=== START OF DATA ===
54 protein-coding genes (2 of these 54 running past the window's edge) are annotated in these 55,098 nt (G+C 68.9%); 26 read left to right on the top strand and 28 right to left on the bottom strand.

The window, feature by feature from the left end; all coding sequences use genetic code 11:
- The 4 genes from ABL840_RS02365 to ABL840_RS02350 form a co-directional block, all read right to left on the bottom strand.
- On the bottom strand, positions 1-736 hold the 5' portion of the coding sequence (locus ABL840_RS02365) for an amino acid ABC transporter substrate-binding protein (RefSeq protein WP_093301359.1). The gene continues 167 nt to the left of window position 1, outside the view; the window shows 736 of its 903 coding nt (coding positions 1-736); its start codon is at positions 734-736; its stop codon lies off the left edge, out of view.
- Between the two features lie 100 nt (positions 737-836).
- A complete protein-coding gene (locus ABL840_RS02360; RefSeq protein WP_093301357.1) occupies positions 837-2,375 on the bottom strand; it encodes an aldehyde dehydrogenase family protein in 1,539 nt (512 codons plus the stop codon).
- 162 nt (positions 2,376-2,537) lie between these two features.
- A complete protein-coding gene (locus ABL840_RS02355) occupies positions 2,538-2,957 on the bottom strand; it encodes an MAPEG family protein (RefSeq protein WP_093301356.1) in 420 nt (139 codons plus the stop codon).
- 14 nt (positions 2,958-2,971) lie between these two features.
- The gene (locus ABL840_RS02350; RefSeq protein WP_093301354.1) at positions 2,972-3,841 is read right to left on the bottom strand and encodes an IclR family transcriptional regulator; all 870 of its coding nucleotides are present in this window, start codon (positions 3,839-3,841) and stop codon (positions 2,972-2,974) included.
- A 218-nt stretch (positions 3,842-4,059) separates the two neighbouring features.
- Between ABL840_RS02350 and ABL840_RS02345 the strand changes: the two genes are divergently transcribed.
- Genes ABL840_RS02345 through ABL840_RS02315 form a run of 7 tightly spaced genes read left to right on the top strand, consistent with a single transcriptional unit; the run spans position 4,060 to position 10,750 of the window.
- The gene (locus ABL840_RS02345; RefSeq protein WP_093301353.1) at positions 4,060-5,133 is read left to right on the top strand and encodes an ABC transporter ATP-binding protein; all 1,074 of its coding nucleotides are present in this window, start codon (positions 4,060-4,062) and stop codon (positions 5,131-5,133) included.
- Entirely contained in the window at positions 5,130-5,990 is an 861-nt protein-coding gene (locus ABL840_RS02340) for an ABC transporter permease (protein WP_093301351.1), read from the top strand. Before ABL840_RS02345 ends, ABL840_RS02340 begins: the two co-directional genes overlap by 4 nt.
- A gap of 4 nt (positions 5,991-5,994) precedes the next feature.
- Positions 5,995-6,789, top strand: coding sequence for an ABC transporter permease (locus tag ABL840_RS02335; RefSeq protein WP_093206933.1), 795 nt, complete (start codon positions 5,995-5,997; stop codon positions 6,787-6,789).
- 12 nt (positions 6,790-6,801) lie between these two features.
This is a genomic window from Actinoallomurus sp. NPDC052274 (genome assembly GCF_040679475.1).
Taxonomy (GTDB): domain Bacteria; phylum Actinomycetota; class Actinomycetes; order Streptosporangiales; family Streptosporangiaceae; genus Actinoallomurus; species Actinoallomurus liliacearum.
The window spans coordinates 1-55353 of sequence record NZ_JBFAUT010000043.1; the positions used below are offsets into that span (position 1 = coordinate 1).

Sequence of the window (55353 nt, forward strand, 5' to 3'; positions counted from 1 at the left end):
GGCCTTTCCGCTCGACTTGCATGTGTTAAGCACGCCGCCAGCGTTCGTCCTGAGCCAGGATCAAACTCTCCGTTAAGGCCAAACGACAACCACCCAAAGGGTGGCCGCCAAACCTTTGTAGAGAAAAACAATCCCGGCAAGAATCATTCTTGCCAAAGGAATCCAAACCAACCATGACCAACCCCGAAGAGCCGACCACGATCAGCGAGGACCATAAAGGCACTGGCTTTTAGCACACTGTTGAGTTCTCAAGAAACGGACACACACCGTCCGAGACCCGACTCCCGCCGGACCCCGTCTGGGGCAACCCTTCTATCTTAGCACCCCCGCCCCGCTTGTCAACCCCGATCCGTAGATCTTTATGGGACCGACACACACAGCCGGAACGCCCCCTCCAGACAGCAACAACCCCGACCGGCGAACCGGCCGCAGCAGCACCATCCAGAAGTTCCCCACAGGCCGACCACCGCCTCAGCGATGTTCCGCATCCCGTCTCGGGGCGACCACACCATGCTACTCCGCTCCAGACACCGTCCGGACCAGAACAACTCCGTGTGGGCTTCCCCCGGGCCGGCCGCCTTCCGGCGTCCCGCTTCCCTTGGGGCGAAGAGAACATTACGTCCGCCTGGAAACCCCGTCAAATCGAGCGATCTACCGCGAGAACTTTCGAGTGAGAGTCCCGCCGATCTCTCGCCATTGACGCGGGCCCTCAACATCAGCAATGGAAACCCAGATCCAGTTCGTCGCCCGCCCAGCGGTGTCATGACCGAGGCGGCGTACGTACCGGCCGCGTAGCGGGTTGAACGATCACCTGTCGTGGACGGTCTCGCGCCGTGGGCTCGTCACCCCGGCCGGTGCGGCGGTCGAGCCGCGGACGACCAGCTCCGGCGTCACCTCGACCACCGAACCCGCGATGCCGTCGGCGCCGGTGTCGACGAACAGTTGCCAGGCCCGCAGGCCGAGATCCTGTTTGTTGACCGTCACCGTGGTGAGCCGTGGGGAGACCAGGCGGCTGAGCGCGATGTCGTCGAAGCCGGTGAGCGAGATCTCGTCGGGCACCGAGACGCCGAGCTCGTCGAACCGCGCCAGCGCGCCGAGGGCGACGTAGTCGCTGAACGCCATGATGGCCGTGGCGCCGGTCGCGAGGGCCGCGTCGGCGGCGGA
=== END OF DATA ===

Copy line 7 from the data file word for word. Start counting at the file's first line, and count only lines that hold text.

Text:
- 162 nt (positions 2,376-2,537) lie between these two features.